Nairobi’s Alan Bobbe’s Bistro first opened in 1962 and was an instant success. Its menu has always featured classic French dishes, and more than fifty years later, the modest Bistro is still going strong with its distinctive selection of French cuisine.
The glamour of the Bistro’s past when it was still located on Riverside Drive and attracted international celebrities like Bing Crosby, Jacky Kennedy, Sydney Pollack and even Barack Obama – is in the distant past. Now located poolside in the tranquil but secluded Andrews Apartments at the end of Rhapta Road, the Bistro has the difficult task of resurrecting the same buzz that once surrounded Alan Bobbe’s.
Playing homage to classical French Cuisine, several dishes on the charming chalkboard menu may seem old-fashioned to some, but when executed well, dishes like Confit de Canard (Duck Confit) is almost the exclamation mark to a centuries’ old school of gastronomy. Vintage never goes out of style, but be prepared for salty mouthfuls of duck.
Slowly poaching duck in its own juices and fat, Duck Confit, is a centuries-old way of preserving meat and also preparing an undoubtedly delicious dish. Cured with salt and some herbs, the simple flavours are infused into the tender meat that has been slowly poached for hours. Crispy and golden, the once fatty skin is a joy to munch on!
Another Capital Lifestyle Magazine must-try would be the Crêpe Suzette. Paper-thin pancakes, skilfully folded into quarters drizzled with a syrupy liqueur sauce highlighted with tangy citrus zests, and paired with a generous scoop of Vanilla Ice Cream – the perfect accompaniment to an afternoon by the pool.
The staff was extremely pleasant and had a reassuring eloquence that not all restaurants have in Nairobi. They were not only able to make educated suggestions, but also explained the menu in mouth-watering ways.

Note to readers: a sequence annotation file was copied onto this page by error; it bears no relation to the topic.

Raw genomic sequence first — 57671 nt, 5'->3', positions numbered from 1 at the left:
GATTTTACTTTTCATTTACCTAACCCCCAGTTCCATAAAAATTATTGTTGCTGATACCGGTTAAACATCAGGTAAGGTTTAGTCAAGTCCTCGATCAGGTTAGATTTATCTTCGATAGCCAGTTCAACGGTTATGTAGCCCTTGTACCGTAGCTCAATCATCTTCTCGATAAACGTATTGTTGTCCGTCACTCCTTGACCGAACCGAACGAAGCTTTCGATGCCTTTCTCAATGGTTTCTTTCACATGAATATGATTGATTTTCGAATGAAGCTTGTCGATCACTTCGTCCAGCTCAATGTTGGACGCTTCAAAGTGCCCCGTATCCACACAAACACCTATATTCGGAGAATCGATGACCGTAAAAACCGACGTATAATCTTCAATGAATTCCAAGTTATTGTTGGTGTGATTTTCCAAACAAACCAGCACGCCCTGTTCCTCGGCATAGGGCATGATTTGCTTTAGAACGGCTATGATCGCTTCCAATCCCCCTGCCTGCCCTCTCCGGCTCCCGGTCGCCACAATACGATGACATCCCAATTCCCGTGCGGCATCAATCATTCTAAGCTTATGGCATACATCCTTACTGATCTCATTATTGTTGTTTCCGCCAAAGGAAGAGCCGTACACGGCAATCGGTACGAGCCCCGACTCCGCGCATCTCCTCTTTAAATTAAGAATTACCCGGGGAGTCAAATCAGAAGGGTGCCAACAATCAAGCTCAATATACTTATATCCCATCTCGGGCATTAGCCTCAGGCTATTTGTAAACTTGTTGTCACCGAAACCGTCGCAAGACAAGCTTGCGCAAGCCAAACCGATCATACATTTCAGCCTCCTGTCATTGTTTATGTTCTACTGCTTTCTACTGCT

Another reason why you should visit Alan Bobbe’s is for the French Bakery. With fresh baguettes and flaky croissants baked daily, don’t blame us if you start developing a pastry-a-day addiction.
Here’s a little more about the food that we sampled…
FoodBlog: Photo Credits Susan Wong 2012 © All rights reserved.
Spinach Bacon Salad: The greens were swimming in olive oil during our visit, but otherwise a good snack or starter.
Crab Fritters: If you’re looking for Crab Cakes, these are definitely the better choice. Minus the usual fillers in Crab Cakes, these Fritters are all crab! Juicy strands of crab meat fried until crispy on the outside. Every fritter is a ball of the ocean’s natural sweetness.
This rich and thick soup was perfectly creamy with the right consistency – just thick enough to coat the back of your spoon. I would’ve preferred stronger flavours of spices like nutmeg to bring out the natural sweetness of the pumpkin. One word – soulful.
Tomato Soup was also very good with just enough tanginess. The croutons were deliciously memorable.
Smoked Norwegian Salmon – exactly what you expect.
Confit de Canard – slowly poached duck legs in it’s own juices
Coq au Vin – Slowly braised chicken in a red wine sauce: Tasted a bit too boozy for me, but perhaps the alcohol in the sauce hadn’t been cooked out enough. The meat was very tender and juicy.
Crème Brûlée – Loved the interactive touch when the sugar was caramelized at the table. Had a good taste, but am wondering why my spoon was covered with oil? Some recipes call for a couple of tablespoons of oil, but personally, would rather minimize that since it prevents your taste buds from enjoying the delicate flavours of the custard.
For location details, prices and how you can book online – make sure you check out Eat Out Kenya! Check it out now!